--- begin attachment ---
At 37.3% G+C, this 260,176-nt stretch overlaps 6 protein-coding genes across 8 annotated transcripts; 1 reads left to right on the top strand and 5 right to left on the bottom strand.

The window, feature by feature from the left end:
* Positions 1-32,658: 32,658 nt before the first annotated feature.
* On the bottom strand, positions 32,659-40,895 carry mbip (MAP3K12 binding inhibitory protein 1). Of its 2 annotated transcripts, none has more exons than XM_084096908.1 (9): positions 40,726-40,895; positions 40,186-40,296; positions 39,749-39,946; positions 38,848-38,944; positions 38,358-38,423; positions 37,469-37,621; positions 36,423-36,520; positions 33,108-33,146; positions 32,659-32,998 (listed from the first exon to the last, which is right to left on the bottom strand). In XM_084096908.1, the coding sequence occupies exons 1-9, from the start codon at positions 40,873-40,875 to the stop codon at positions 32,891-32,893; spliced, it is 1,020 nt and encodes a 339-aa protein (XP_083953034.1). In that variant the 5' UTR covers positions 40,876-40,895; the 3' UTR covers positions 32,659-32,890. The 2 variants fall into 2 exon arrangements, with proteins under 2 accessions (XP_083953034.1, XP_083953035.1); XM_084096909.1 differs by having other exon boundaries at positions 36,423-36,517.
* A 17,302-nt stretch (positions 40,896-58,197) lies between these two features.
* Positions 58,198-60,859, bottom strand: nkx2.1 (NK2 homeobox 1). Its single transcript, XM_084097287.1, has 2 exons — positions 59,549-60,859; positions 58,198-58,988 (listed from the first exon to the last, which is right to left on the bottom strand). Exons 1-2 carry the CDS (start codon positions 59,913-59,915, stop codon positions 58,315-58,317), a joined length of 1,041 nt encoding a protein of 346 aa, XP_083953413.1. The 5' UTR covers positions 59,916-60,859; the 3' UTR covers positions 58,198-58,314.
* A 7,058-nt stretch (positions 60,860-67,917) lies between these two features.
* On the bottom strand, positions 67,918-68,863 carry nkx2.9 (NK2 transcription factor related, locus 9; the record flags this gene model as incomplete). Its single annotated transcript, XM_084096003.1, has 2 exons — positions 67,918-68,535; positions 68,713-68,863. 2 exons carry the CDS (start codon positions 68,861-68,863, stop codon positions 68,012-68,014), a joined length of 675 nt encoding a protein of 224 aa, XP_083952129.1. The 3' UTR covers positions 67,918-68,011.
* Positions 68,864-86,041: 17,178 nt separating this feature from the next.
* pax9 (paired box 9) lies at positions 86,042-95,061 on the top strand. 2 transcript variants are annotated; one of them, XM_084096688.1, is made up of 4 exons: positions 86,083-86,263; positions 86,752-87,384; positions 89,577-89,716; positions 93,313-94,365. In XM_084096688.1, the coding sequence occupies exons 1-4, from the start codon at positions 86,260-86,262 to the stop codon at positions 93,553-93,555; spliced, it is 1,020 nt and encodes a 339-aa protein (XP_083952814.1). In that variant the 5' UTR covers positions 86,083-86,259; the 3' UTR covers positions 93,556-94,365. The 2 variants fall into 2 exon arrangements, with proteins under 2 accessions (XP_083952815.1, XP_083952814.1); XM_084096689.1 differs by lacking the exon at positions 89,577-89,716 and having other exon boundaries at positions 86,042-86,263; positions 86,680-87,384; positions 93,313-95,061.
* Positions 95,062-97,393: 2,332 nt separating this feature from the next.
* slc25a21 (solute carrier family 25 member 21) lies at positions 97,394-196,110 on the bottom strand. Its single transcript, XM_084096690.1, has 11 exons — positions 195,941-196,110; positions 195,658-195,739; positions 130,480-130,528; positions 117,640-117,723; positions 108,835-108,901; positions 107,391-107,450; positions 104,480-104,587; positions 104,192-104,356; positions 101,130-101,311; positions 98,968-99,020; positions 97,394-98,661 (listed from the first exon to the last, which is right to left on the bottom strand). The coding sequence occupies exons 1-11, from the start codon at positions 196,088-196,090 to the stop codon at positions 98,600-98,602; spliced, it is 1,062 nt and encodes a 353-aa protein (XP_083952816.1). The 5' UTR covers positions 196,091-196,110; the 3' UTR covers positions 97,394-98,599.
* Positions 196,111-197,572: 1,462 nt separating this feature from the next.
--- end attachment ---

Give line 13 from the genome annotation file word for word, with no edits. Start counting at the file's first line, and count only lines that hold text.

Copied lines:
* Positions 196,111-197,572: 1,462 nt separating this feature from the next.